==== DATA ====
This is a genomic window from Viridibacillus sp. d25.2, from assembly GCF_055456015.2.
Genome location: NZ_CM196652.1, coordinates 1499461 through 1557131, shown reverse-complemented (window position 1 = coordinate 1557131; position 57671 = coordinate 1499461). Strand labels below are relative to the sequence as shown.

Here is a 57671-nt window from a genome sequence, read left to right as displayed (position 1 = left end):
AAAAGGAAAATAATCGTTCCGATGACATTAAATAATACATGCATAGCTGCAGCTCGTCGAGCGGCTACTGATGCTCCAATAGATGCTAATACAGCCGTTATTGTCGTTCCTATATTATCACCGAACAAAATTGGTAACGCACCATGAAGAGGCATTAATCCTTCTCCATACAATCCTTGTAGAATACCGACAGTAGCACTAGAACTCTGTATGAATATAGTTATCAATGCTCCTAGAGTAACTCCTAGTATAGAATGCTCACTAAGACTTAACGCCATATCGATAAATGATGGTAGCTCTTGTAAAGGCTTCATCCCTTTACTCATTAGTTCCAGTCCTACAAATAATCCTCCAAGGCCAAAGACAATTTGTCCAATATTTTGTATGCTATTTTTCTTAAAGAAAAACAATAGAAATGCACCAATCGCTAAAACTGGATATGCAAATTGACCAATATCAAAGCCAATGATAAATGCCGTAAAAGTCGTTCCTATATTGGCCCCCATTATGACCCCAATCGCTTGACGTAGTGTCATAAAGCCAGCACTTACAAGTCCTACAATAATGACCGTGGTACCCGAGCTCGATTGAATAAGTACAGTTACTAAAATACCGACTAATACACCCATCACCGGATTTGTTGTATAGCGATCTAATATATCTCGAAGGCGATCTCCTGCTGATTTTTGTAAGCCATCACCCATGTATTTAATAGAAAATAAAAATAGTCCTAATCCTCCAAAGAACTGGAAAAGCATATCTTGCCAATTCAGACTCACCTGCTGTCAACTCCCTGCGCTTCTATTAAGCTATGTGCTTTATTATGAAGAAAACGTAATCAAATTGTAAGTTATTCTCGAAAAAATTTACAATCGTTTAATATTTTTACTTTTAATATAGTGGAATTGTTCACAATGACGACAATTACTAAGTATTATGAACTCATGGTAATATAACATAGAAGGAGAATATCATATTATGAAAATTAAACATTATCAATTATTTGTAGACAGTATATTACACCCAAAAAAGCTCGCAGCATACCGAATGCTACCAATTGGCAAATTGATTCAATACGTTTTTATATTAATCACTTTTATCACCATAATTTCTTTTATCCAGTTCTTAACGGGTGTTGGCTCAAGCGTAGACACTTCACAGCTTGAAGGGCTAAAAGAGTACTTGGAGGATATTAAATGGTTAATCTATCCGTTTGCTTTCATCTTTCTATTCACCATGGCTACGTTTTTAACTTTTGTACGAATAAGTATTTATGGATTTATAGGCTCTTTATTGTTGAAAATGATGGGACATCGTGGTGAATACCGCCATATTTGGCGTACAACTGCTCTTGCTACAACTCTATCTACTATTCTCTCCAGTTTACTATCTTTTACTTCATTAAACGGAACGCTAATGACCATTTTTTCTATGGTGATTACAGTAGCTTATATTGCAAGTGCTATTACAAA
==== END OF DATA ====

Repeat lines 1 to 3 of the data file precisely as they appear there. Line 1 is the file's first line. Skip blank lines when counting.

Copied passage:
This is a genomic window from Viridibacillus sp. d25.2, from assembly GCF_055456015.2.
Genome location: NZ_CM196652.1, coordinates 1499461 through 1557131, shown reverse-complemented (window position 1 = coordinate 1557131; position 57671 = coordinate 1499461). Strand labels below are relative to the sequence as shown.

Here is a 57671-nt window from a genome sequence, read left to right as displayed (position 1 = left end):